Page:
Assume that every vendor possesses a certain amount of intellectual property. If we assume that the value of a company in the marketplace of ideas is much more than the sum total of its intellectual property, then what weight do we give the people who make up the company?
I read a study years ago that claimed if you redistributed all of the wealth in the United States to everyone evenly, within five years it would return almost exactly to where it was when you started. Why? Because the rich by and large know how to get that way again, while the poorer do not. Is it that way with the talent and the intellectual property of a company? If you take a high enough percentage of talent from different pools and apply it to a company with some good IP, would that then allow that company to create something bigger and better than not only the sum of its parts, but also than that of where they came from? Put another way; will the defection of so much talent from company X to company Y lead company Y to succeed?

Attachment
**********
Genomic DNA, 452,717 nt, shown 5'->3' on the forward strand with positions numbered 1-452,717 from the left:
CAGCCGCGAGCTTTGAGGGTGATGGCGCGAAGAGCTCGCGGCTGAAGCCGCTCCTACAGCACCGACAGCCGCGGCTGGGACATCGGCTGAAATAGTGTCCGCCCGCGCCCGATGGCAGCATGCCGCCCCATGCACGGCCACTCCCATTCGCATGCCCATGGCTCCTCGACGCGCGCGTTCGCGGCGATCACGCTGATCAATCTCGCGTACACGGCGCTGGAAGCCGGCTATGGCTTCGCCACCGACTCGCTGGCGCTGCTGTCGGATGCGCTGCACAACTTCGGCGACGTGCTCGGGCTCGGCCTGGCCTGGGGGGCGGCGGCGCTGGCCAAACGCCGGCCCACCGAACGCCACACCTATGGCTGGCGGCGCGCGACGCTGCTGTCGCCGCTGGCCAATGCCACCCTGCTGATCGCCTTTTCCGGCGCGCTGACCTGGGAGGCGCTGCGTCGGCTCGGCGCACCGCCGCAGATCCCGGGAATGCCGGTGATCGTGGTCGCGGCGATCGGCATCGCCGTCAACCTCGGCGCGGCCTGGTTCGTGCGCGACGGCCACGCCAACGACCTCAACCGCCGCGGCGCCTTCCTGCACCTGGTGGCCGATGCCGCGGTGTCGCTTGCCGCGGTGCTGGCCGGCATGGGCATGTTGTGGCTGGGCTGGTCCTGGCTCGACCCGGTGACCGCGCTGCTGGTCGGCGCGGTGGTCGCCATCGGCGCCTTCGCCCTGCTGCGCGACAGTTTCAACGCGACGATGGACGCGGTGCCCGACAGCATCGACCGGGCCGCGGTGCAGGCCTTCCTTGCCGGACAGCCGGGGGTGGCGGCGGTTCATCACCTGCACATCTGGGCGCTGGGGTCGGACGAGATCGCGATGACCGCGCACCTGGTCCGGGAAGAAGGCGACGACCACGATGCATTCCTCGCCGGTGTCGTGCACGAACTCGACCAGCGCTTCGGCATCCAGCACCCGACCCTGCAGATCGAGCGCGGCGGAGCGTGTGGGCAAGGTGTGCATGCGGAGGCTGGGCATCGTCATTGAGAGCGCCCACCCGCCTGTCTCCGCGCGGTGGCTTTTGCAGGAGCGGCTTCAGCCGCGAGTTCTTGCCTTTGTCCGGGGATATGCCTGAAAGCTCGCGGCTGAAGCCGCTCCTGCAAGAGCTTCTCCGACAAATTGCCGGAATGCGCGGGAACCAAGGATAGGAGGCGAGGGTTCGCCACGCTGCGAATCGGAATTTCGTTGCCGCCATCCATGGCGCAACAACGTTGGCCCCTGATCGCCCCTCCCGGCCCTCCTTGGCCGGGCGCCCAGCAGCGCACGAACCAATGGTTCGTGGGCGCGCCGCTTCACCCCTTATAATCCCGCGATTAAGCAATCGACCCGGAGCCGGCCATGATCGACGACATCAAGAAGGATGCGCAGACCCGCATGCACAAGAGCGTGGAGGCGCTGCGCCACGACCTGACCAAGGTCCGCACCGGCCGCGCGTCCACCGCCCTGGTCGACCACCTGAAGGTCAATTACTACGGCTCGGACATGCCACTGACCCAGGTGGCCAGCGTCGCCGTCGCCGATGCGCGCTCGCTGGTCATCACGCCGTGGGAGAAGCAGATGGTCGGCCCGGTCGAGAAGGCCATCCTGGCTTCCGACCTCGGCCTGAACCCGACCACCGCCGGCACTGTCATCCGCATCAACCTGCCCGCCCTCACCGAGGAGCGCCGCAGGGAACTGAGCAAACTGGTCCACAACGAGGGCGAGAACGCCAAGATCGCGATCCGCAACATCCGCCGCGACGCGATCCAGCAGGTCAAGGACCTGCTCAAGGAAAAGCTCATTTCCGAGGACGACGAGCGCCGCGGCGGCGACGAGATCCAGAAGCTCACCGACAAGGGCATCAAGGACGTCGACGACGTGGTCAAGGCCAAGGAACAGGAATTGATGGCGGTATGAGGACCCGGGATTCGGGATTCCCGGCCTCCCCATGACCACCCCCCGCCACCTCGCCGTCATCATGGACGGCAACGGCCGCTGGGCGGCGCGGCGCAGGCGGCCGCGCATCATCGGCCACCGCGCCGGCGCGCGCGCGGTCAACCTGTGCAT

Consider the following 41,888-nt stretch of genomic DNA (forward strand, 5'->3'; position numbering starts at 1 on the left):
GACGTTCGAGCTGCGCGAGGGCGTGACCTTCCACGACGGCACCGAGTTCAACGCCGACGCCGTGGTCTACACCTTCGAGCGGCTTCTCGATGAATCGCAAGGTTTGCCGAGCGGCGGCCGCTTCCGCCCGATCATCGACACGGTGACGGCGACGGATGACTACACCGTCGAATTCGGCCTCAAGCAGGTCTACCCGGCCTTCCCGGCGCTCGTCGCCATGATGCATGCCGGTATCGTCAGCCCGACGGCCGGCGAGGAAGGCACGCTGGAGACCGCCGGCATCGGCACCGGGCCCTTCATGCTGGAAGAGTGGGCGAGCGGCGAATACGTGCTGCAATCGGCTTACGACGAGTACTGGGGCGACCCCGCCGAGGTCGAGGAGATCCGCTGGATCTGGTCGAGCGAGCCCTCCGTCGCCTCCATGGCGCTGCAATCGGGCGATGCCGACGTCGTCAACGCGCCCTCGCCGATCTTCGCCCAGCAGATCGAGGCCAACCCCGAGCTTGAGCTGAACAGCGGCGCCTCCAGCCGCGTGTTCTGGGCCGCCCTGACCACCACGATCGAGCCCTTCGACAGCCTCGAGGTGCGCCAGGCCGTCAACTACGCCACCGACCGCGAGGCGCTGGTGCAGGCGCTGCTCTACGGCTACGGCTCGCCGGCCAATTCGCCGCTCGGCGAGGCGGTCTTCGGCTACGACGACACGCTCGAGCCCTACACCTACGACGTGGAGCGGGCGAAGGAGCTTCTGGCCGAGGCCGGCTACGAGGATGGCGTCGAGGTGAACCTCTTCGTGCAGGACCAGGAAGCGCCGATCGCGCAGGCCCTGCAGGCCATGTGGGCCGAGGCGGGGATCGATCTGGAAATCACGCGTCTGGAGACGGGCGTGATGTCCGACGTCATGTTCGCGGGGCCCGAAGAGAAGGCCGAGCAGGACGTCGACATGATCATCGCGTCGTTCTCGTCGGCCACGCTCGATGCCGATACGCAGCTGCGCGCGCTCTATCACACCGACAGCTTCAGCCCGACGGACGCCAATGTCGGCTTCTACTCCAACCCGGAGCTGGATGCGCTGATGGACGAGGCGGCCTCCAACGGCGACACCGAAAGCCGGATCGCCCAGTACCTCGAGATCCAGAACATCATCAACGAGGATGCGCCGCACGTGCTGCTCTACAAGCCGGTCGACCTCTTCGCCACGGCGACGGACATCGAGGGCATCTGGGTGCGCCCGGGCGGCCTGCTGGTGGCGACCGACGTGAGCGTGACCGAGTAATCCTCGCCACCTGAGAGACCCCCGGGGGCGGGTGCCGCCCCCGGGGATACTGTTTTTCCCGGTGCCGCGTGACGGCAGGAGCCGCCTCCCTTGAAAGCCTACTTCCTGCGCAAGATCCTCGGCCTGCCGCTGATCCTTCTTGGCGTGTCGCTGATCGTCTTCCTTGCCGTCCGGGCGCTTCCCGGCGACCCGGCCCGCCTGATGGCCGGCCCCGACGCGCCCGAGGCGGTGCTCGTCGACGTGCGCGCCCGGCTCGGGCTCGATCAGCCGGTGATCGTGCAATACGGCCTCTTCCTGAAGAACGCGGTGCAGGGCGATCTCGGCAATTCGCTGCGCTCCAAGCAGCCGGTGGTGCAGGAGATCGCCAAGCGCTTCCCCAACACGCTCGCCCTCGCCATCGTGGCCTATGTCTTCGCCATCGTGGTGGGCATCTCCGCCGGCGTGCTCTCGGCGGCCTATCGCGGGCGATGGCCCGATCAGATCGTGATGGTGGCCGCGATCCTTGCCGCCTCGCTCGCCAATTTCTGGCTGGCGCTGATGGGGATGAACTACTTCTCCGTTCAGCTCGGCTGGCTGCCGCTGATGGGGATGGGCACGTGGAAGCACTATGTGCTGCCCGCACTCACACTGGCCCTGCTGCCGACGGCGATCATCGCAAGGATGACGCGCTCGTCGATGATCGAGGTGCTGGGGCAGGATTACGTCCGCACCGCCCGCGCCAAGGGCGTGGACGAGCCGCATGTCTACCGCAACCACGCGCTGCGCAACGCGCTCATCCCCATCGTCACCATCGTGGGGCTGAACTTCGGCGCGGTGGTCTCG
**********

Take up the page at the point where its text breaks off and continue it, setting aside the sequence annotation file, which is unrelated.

Dave Meyer knows that what does at Brocade is under scrutiny and that the best way to prove value and create industry change is by contributing. Code, in this case. In a recent talk Mr. Meyer gave at the Network Field Day 7 event in Silicon Valley, he said of Brocade's contributions to the OpenDaylight Project, "code is the coin of the realm" and that we "need more automation and less humans" involved in the creation process. In a nod to pop culture and his own infallibility, he followed up by clarifying that "of course, you don't want to boot Skynet."
Early adopters tend to be visionaries or unhinged crackpots, with little middle ground. Oftentimes they are motivated by nothing more than a hatred for the incumbent vendor in the space, and are willing to do absolutely anything—even unreasonably so—to get away. If the company to which they defect succeeds or even takes over the market, then the crackpots can rebrand as visionaries. Without that subsequent success, however, even the true visionaries can slip into the warm embrace of historical mediocrity. Only time will tell which way Brocade is headed.